Use of contractions that function as auxiliary verbs
By Alexander Chagema
| October 1st 2018
Were it not that I have seen them several times, I would have simply put the phrases: It don’t matter; It shows he don’t deserve to lead; Fellows who has never interacted with, down to brief moments of inattention on the writers’ part.
However, these are expressions we come across on an almost daily basis in the course of exchanges on various discourses. The question then arises; are the phrases above grammatically correct?
Let us remind ourselves of the correct way of using the words ‘don’t’, ‘doesn’t’, ‘has’ and ‘have’. In the first instance, rather than ‘It don’t matter’, the correct way of writing is “It doesn’t matter”.
The word ‘don’t’ is a contraction (shortened form) of the word ‘do not’, just like ‘doesn’t’ is the contraction of ‘does not'.
The one thing the two words have in common is their function; which is, they act as auxiliary verbs.
Otherwise also known as helping verbs, auxiliary verbs add functionality to main verbs. Auxiliary verbs cannot be used independently without a main verb.
Often employed in the first and second person (singular or plural) and the third person plural (never singular), ‘don’t’ is partly used to make a negative statement.
In the first person singular, one could say “I don’t trust the police to be impartial in the case”; “Don’t tell me you are buying into that lie about the economy doing well”.
For the second person singular and for the third person (always plural); “They don’t subscribe to that line of thinking”.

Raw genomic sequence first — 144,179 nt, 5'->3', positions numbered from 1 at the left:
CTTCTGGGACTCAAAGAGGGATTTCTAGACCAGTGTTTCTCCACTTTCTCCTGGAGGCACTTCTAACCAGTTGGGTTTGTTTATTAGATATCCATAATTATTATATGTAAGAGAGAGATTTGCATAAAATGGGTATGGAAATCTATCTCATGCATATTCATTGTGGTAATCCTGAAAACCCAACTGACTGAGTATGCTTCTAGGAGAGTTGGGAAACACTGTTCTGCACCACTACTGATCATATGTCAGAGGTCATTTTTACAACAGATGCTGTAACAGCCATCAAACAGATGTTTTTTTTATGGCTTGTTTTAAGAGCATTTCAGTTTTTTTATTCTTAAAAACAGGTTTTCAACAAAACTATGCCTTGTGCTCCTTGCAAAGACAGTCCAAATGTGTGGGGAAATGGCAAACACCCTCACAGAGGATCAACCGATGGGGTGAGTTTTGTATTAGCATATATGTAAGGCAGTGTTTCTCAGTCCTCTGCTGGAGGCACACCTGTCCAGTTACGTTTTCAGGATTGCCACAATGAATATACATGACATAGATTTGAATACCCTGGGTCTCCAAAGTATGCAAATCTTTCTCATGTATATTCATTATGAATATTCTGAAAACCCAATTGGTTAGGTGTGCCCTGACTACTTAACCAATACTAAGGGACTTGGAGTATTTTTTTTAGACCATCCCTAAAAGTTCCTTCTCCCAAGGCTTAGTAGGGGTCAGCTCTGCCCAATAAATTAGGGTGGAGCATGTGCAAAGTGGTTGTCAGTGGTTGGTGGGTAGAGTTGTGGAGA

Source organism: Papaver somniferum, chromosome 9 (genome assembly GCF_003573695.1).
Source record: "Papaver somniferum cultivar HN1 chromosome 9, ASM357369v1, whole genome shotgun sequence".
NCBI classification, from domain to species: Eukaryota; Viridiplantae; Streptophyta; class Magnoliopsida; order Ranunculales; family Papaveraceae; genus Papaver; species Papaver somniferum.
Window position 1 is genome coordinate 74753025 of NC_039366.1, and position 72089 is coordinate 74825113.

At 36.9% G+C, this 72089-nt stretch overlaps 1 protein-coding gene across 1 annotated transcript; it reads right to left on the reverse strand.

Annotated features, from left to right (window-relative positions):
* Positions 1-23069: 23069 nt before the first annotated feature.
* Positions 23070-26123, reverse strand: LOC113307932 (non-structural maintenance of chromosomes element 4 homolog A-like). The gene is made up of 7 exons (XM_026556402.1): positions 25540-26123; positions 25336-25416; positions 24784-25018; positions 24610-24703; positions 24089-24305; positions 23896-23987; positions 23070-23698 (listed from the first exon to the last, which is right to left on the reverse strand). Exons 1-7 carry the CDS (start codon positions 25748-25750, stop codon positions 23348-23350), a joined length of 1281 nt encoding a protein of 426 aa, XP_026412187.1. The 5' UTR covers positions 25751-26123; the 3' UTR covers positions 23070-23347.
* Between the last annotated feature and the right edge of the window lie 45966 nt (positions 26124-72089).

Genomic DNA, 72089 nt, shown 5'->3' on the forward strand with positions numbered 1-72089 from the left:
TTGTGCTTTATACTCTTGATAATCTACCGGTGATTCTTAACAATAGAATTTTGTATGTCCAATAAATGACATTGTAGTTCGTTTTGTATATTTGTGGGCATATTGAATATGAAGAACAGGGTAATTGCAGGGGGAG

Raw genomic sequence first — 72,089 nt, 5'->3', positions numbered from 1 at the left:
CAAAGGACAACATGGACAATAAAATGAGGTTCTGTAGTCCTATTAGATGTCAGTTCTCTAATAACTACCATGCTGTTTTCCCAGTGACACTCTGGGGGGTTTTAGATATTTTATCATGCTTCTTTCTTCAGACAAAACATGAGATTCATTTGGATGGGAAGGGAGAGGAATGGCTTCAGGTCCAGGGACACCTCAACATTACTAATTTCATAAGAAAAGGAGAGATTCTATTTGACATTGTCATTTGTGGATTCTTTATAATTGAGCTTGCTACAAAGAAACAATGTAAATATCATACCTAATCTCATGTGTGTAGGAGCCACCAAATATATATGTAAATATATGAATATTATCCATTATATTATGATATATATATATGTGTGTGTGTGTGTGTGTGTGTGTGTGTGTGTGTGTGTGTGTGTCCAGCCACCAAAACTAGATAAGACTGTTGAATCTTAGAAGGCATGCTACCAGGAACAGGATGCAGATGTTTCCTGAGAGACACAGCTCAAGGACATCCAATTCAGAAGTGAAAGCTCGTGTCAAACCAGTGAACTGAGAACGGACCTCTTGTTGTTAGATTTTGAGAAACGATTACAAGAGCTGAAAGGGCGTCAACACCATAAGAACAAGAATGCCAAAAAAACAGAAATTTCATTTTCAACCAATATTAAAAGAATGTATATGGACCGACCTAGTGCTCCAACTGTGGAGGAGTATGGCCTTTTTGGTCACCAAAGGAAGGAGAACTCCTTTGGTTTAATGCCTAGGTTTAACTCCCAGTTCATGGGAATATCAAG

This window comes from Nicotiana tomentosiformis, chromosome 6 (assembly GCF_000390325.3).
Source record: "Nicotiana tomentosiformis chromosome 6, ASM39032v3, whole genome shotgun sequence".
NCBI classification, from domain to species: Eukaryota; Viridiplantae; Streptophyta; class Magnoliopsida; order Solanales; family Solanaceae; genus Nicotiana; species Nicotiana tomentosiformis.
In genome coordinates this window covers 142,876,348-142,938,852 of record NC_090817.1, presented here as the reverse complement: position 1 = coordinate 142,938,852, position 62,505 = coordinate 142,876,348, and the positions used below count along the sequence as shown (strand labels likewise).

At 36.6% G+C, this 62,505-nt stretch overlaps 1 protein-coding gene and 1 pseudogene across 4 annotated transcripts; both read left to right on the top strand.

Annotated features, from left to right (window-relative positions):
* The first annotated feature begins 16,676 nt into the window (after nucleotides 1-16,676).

“Don’t’ is also used in giving commands; Don’t cross the yellow line if you do not want trouble with the police or Don’t bother me with your incessant nagging today.”
Many are times the word ‘don’t’ is used to pose a question such as; You want to come along on the trip, don’t you? or simply; don’t you want to tag along?
The word ‘doesn’t’ is restricted to the third person singular and makes negative statements. For example; He doesn’t like to be called on Saturdays when he attends church or; It doesn’t look like it will rain today despite the weatherman’s forecast.
Apart from making negative statements, ‘doesn’t’ is also used in asking questions; Doesn’t the little girl like her new doll? Unlike the word ‘don’t’, ‘doesn’t’ cannot be used to give commands.
Just like ‘don’t’ and ‘doesn’t’, ‘has’ and ‘have’ also function as auxiliary verbs. The two words have their contractions in ‘hasn’t’, ‘I’ve’, ‘you’ve’, ‘it’s, ‘haven’t’, ‘we’ve ‘and ‘hadn’t’.
‘Has’ is used in the singular form when referring to a third person. It does not serve the same purpose for the second and third person singular. This is perhaps why it is easily misplaced as seen in the phrase shown above.
When using the pronouns ‘he’, ‘she’ and ‘it’, the proper verb to attach is ‘has’. When you are making reference to an individual by his or her given name, use ‘has’.
For example; Kuria has been too quiet of late. Though ‘has’ is ideally attached to the third person singular, remember that the third person plural takes the verb ‘have’. For example; They have a head start in the whole process.
‘Have’ is categorised as an irregular verb. Because ‘have’ is used in both singular and plural forms for the first, second and third person, it is easy to understand why its usage is easily confused.
‘Have’ is used in the first and second person singular. For example, ‘I have everything I need to make my work easy; "You have my backing on this one.
The pronouns ‘I’ and ‘you’ should be followed by the verb ‘have’: ‘I have it now’; “I have finished fixing the car, you can have it now”.
It is common to see the words ‘everyone’ and ‘everybody ‘accompanied by the verb ‘have’, the assumption being that since they refer to many in say, a group, they are plural.
That is wrong because these two words are singular pronouns to which the appropriate verb is ‘has’.
For example; Everybody has his own concerns or; Everyone has been accounted for after the hurricane hit the coast.
Mr Chagema is a correspondent at The Standard [email protected]
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